Malagasy is an Austronesian language and the national language of Madagascar. Most people in Madagascar speak it as a first language, as do some people of Malagasy descent elsewhere.
The Malagasy language is the westernmost member of the Malayo-Polynesian branch of the Austronesian language family, a grouping that includes languages from Indonesia, Malaysia, and the Philippines. In fact, Malagasy’s distinctiveness from nearby African languages had already been noted by early scholars, such as the Dutch scholar Adriaan Reland in 1708.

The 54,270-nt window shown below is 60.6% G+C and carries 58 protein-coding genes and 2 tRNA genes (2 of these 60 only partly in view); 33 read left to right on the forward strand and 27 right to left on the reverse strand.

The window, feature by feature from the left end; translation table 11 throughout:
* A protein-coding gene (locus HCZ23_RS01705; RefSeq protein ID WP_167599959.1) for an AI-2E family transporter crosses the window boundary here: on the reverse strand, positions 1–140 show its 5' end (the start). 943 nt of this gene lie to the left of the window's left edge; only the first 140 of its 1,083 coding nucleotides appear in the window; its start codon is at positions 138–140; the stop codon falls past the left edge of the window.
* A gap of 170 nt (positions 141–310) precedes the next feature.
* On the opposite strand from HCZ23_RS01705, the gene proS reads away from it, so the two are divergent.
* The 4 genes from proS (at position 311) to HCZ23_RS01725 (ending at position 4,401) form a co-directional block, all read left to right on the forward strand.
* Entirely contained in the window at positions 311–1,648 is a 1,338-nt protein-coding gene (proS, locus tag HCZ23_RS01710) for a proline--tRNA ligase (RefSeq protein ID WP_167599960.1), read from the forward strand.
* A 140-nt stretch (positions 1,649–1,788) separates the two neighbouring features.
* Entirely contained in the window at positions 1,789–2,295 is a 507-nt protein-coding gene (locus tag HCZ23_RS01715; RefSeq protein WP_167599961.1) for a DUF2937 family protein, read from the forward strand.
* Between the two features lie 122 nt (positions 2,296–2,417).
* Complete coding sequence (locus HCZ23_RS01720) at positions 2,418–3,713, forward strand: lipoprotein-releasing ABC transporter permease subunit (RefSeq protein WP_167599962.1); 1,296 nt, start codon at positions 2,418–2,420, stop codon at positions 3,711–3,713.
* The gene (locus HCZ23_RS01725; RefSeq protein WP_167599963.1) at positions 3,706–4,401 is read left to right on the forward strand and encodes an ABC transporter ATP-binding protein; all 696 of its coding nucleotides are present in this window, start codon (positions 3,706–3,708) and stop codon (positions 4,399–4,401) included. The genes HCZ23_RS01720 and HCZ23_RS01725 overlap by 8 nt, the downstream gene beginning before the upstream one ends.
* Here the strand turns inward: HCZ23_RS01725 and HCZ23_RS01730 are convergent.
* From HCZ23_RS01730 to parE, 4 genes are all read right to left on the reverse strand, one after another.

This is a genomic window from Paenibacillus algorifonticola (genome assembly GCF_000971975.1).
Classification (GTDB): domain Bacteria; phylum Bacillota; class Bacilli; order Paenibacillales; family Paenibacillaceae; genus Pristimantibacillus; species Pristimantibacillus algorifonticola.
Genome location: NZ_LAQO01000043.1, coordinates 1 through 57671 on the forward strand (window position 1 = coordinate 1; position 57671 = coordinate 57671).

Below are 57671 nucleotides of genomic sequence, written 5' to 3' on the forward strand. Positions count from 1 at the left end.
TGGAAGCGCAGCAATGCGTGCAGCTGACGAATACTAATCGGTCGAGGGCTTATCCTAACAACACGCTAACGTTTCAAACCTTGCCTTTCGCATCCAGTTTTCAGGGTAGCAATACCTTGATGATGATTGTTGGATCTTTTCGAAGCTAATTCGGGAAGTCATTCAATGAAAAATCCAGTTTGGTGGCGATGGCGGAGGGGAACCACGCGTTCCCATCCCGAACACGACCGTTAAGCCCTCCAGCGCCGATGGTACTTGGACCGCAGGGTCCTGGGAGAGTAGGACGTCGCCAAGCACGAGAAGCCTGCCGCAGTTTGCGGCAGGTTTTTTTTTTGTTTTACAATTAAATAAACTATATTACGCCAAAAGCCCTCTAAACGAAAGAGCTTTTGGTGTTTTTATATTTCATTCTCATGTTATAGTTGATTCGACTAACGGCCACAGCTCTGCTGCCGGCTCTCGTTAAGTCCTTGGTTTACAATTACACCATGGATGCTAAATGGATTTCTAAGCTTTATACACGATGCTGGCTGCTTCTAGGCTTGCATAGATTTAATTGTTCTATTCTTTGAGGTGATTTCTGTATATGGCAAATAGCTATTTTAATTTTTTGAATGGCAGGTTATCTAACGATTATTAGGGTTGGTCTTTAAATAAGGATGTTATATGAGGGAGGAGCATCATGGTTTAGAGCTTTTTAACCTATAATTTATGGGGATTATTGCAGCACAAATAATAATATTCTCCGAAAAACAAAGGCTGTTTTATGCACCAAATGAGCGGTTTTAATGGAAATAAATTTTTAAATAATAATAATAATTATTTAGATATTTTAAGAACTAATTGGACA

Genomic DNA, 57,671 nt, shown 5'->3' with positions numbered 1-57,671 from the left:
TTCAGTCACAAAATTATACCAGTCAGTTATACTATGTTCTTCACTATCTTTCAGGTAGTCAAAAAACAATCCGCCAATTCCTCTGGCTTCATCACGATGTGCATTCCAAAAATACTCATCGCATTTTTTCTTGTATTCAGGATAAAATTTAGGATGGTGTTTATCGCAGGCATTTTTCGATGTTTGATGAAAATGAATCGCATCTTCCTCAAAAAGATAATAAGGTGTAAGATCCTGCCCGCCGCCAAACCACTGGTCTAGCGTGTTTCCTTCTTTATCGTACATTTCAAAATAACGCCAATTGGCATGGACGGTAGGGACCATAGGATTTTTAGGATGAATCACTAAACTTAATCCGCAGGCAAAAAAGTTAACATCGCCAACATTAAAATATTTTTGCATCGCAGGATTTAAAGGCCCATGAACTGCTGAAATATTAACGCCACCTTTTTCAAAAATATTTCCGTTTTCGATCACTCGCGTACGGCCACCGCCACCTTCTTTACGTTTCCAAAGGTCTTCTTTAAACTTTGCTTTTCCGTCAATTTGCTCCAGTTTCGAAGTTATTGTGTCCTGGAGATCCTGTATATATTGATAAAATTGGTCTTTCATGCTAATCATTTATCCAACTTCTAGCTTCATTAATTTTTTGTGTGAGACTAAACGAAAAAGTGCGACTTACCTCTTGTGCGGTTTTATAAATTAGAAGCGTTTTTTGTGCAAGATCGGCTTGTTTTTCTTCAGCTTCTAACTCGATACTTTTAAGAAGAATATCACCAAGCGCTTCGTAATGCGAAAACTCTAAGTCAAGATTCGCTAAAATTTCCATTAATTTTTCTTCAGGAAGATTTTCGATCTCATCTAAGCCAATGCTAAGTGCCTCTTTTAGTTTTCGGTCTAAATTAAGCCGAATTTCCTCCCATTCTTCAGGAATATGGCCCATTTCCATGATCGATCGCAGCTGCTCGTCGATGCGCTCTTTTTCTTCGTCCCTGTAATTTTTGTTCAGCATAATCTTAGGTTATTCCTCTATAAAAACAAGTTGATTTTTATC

Among all Austronesian languages, Dahl (1951) demonstrated that Malagasy and Ma’anyan – an East Barito language spoken in Central Kalimantan, Indonesia on the island of Borneo – were particularly closely related. The language also has apparent influence from early Old Malay. Furthermore, there appears to be a Bantu influence or substratum in Malagasy phonotactics (Dahl 1988). Later, Adelaar (1995) suggested that the vocabulary of Malagasy also contains many words that are of South Sulawesi origin. Further evidence for this suggestion was presented by Blench (2018).
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